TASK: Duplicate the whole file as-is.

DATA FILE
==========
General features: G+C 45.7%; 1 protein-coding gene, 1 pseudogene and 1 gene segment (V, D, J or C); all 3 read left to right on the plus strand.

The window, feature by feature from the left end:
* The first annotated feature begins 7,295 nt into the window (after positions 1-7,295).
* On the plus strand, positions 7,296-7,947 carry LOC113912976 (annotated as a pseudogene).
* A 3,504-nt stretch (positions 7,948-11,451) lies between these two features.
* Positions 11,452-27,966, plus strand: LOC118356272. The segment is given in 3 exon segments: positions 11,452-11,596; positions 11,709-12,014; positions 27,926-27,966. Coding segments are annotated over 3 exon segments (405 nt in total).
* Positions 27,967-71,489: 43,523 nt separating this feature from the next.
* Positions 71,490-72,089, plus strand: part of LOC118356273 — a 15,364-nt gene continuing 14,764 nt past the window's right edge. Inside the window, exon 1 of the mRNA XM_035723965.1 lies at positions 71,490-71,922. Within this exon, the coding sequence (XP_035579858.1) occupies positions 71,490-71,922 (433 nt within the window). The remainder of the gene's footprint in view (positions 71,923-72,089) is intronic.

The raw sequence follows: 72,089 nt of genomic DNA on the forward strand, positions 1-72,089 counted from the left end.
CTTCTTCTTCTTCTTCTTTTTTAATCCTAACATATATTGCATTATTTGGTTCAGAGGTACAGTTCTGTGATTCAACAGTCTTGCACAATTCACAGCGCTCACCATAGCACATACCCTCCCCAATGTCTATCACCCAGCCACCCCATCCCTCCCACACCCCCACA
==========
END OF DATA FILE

General features: G+C 45.7%; 1 protein-coding gene, 1 pseudogene and 1 gene segment (V, D, J or C); all 3 read left to right on the plus strand.

The window, feature by feature from the left end:
* The first annotated feature begins 7,295 nt into the window (after positions 1-7,295).
* On the plus strand, positions 7,296-7,947 carry LOC113912976 (annotated as a pseudogene).
* A 3,504-nt stretch (positions 7,948-11,451) lies between these two features.
* Positions 11,452-27,966, plus strand: LOC118356272. The segment is given in 3 exon segments: positions 11,452-11,596; positions 11,709-12,014; positions 27,926-27,966. Coding segments are annotated over 3 exon segments (405 nt in total).
* Positions 27,967-71,489: 43,523 nt separating this feature from the next.
* Positions 71,490-72,089, plus strand: part of LOC118356273 — a 15,364-nt gene continuing 14,764 nt past the window's right edge. Inside the window, exon 1 of the mRNA XM_035723965.1 lies at positions 71,490-71,922. Within this exon, the coding sequence (XP_035579858.1) occupies positions 71,490-71,922 (433 nt within the window). The remainder of the gene's footprint in view (positions 71,923-72,089) is intronic.

The raw sequence follows: 72,089 nt of genomic DNA on the forward strand, positions 1-72,089 counted from the left end.
CTTCTTCTTCTTCTTCTTTTTTAATCCTAACATATATTGCATTATTTGGTTCAGAGGTACAGTTCTGTGATTCAACAGTCTTGCACAATTCACAGCGCTCACCATAGCACATACCCTCCCCAATGTCTATCACCCAGCCACCCCATCCCTCCCACACCCCCACA